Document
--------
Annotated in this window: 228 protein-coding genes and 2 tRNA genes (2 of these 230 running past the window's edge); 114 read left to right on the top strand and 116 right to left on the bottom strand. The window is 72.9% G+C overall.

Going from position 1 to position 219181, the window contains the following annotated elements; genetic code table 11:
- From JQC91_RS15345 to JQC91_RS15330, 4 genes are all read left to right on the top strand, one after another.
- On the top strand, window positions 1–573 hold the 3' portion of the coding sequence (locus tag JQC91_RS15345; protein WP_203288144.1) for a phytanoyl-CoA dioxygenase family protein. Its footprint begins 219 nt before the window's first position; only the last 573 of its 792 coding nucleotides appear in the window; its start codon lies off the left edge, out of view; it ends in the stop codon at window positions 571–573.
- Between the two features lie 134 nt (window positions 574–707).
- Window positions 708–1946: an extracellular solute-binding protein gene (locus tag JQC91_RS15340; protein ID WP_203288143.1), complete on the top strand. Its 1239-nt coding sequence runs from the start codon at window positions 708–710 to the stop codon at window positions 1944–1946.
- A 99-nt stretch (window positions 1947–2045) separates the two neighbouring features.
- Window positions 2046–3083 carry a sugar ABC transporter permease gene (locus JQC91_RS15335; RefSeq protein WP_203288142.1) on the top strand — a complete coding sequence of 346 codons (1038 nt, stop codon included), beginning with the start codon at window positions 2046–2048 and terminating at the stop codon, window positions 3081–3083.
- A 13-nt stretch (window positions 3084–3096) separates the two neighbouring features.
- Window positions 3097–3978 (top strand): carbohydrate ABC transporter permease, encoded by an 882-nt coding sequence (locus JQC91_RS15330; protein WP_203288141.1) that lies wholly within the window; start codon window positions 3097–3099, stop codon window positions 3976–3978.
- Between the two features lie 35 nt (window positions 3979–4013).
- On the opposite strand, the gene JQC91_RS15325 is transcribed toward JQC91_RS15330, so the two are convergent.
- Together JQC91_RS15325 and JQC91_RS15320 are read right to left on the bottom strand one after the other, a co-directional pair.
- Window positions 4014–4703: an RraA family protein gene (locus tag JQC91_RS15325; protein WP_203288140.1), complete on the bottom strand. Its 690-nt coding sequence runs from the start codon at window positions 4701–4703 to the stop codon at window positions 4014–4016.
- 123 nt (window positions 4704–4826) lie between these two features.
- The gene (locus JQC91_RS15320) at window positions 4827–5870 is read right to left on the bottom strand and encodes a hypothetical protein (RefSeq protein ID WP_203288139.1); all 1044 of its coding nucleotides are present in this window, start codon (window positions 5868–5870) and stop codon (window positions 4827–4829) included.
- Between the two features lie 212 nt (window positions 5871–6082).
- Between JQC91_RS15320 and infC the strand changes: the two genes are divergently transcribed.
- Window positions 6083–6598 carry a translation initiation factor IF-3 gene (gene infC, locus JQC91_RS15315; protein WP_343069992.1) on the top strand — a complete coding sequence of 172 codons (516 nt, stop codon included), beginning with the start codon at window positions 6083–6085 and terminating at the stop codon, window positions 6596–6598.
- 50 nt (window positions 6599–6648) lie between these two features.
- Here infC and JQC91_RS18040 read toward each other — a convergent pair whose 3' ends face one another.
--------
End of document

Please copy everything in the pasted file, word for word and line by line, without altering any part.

Annotated in this window: 228 protein-coding genes and 2 tRNA genes (2 of these 230 running past the window's edge); 114 read left to right on the top strand and 116 right to left on the bottom strand. The window is 72.9% G+C overall.

Going from position 1 to position 219181, the window contains the following annotated elements; genetic code table 11:
- From JQC91_RS15345 to JQC91_RS15330, 4 genes are all read left to right on the top strand, one after another.
- On the top strand, window positions 1–573 hold the 3' portion of the coding sequence (locus tag JQC91_RS15345; protein WP_203288144.1) for a phytanoyl-CoA dioxygenase family protein. Its footprint begins 219 nt before the window's first position; only the last 573 of its 792 coding nucleotides appear in the window; its start codon lies off the left edge, out of view; it ends in the stop codon at window positions 571–573.
- Between the two features lie 134 nt (window positions 574–707).
- Window positions 708–1946: an extracellular solute-binding protein gene (locus tag JQC91_RS15340; protein ID WP_203288143.1), complete on the top strand. Its 1239-nt coding sequence runs from the start codon at window positions 708–710 to the stop codon at window positions 1944–1946.
- A 99-nt stretch (window positions 1947–2045) separates the two neighbouring features.
- Window positions 2046–3083 carry a sugar ABC transporter permease gene (locus JQC91_RS15335; RefSeq protein WP_203288142.1) on the top strand — a complete coding sequence of 346 codons (1038 nt, stop codon included), beginning with the start codon at window positions 2046–2048 and terminating at the stop codon, window positions 3081–3083.
- A 13-nt stretch (window positions 3084–3096) separates the two neighbouring features.
- Window positions 3097–3978 (top strand): carbohydrate ABC transporter permease, encoded by an 882-nt coding sequence (locus JQC91_RS15330; protein WP_203288141.1) that lies wholly within the window; start codon window positions 3097–3099, stop codon window positions 3976–3978.
- Between the two features lie 35 nt (window positions 3979–4013).
- On the opposite strand, the gene JQC91_RS15325 is transcribed toward JQC91_RS15330, so the two are convergent.
- Together JQC91_RS15325 and JQC91_RS15320 are read right to left on the bottom strand one after the other, a co-directional pair.
- Window positions 4014–4703: an RraA family protein gene (locus tag JQC91_RS15325; protein WP_203288140.1), complete on the bottom strand. Its 690-nt coding sequence runs from the start codon at window positions 4701–4703 to the stop codon at window positions 4014–4016.
- 123 nt (window positions 4704–4826) lie between these two features.
- The gene (locus JQC91_RS15320) at window positions 4827–5870 is read right to left on the bottom strand and encodes a hypothetical protein (RefSeq protein ID WP_203288139.1); all 1044 of its coding nucleotides are present in this window, start codon (window positions 5868–5870) and stop codon (window positions 4827–4829) included.
- Between the two features lie 212 nt (window positions 5871–6082).
- Between JQC91_RS15320 and infC the strand changes: the two genes are divergently transcribed.
- Window positions 6083–6598 carry a translation initiation factor IF-3 gene (gene infC, locus JQC91_RS15315; protein WP_343069992.1) on the top strand — a complete coding sequence of 172 codons (516 nt, stop codon included), beginning with the start codon at window positions 6083–6085 and terminating at the stop codon, window positions 6596–6598.
- 50 nt (window positions 6599–6648) lie between these two features.
- Here infC and JQC91_RS18040 read toward each other — a convergent pair whose 3' ends face one another.